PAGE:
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The Not So Scary Truth About Opals

 

Anne of Geierstein, also known as The Maiden of the Mist is a novel written by Sir Walter Scott, in 1829, and cast an unlucky shadow onto opal.

 

The story told of a young princess who wore an opal pin in her hair.

 

When she was happy, the opal radiated with its signature flashes of colors. When she was mad or sad, the opal faded in light and color.

 

Convinced she was evil or bewitched, holy water was sprinkled onto the opal to break the jewel’s spell, and at once, the princess fainted and collapsed.

 

The next morning, there was only a heap of gray ashes where she had been laid.

 

From that point on, opal was believed to be bad luck, and it suffered in popularity.

 

It regained attention and jewelry status to be pushed again by the jealous diamond industry, so it is speculated.

 

Today, opal is enjoyed by many for its fiery display and wide variety.

 

The most recent variety uncovered is a transparent, jelly variety, called Ethiopian opal.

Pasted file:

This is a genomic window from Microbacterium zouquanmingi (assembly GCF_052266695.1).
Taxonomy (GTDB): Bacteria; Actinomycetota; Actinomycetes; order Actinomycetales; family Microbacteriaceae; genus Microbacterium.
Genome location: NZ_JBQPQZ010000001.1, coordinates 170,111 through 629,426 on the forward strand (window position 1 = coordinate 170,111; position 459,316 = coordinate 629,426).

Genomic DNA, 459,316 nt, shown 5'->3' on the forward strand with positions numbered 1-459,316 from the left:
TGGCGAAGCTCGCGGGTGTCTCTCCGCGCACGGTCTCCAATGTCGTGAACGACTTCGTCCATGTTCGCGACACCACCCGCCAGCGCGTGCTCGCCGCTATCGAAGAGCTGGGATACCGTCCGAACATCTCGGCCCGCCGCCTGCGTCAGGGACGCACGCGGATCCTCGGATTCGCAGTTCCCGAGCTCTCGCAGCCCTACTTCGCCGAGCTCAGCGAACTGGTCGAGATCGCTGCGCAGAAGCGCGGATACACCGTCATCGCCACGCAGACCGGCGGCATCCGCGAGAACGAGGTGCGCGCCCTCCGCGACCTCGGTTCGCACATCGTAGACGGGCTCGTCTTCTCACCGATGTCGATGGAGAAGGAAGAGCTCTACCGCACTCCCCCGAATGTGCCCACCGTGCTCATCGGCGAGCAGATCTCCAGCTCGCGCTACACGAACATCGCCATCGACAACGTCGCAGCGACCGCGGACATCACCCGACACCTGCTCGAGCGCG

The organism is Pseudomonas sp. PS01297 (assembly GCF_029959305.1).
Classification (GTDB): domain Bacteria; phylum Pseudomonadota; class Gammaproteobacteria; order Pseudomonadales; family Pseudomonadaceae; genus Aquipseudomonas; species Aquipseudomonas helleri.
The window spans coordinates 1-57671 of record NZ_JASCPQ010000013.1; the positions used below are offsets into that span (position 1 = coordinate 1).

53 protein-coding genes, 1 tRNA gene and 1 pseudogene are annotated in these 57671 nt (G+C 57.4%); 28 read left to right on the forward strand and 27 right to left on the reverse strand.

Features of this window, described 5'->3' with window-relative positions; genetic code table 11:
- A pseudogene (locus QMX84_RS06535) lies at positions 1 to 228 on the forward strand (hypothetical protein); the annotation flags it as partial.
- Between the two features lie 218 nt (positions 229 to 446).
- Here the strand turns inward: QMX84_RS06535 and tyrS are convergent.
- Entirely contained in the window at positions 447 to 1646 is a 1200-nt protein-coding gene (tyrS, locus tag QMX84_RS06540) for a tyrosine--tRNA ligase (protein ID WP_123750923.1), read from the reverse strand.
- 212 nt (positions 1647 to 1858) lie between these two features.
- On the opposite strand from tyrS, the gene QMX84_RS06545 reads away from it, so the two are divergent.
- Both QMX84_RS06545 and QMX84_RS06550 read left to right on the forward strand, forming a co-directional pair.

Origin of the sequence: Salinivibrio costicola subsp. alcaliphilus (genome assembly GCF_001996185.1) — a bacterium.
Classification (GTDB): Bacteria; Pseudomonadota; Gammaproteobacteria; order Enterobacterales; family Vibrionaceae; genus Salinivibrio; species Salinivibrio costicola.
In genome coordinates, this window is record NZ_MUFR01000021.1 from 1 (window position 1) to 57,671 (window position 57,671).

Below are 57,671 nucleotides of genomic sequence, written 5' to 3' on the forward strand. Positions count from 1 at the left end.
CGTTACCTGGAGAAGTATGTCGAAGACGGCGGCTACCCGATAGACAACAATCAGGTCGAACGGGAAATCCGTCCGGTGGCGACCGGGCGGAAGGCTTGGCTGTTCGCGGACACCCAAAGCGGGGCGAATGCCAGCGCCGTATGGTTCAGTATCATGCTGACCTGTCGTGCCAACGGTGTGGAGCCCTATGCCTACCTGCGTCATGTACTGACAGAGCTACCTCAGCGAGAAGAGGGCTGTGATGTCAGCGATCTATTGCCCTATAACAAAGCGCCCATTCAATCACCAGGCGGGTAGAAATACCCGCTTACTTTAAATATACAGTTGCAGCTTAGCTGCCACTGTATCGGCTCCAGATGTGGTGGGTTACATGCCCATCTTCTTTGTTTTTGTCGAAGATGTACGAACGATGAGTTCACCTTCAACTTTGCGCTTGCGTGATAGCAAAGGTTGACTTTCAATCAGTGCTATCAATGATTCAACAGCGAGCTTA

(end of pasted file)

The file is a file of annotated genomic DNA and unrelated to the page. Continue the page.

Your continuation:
A listener of the podcast reached out to me about a few Ethiopian opal stones she has that have discolored to a duller orangey - yellow color, and asked if I could explain the change of appearance.

 

I reached out to a few gemologists and specialists, MD Maya Gems, Diana Jarrett, G.G., and Matt Hopkins of Hopkins Opal.

 

Matt spent some time with me on a phone conversation and explained why the opal changed color, and also clarified the controversial advice to either oil or keep your opals in water.

 

Be sure to visit the website for the accompanying blog post that will feature links to the research, photos of opals and opal jewelry by Thesis Gems, Russell Trusso, and more!

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